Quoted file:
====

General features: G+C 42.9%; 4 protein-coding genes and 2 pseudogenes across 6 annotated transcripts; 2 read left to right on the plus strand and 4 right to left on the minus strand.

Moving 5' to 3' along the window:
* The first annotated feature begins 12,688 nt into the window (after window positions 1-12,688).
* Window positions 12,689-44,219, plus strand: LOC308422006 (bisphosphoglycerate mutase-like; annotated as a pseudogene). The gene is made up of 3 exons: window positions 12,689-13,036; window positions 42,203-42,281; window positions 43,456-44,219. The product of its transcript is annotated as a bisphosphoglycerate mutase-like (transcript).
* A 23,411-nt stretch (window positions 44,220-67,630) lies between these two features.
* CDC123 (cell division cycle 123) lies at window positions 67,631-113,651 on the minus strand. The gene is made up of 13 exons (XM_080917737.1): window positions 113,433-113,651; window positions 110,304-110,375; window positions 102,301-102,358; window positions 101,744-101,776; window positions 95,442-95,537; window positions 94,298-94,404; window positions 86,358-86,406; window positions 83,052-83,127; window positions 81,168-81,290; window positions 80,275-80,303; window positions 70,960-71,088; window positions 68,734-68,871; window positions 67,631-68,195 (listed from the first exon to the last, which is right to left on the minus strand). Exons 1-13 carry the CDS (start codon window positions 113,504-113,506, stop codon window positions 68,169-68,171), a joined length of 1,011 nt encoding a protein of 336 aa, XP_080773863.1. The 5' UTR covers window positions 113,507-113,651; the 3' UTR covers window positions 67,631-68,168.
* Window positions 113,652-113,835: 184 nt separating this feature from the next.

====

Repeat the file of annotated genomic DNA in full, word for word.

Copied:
General features: G+C 42.9%; 4 protein-coding genes and 2 pseudogenes across 6 annotated transcripts; 2 read left to right on the plus strand and 4 right to left on the minus strand.

Moving 5' to 3' along the window:
* The first annotated feature begins 12,688 nt into the window (after window positions 1-12,688).
* Window positions 12,689-44,219, plus strand: LOC308422006 (bisphosphoglycerate mutase-like; annotated as a pseudogene). The gene is made up of 3 exons: window positions 12,689-13,036; window positions 42,203-42,281; window positions 43,456-44,219. The product of its transcript is annotated as a bisphosphoglycerate mutase-like (transcript).
* A 23,411-nt stretch (window positions 44,220-67,630) lies between these two features.
* CDC123 (cell division cycle 123) lies at window positions 67,631-113,651 on the minus strand. The gene is made up of 13 exons (XM_080917737.1): window positions 113,433-113,651; window positions 110,304-110,375; window positions 102,301-102,358; window positions 101,744-101,776; window positions 95,442-95,537; window positions 94,298-94,404; window positions 86,358-86,406; window positions 83,052-83,127; window positions 81,168-81,290; window positions 80,275-80,303; window positions 70,960-71,088; window positions 68,734-68,871; window positions 67,631-68,195 (listed from the first exon to the last, which is right to left on the minus strand). Exons 1-13 carry the CDS (start codon window positions 113,504-113,506, stop codon window positions 68,169-68,171), a joined length of 1,011 nt encoding a protein of 336 aa, XP_080773863.1. The 5' UTR covers window positions 113,507-113,651; the 3' UTR covers window positions 67,631-68,168.
* Window positions 113,652-113,835: 184 nt separating this feature from the next.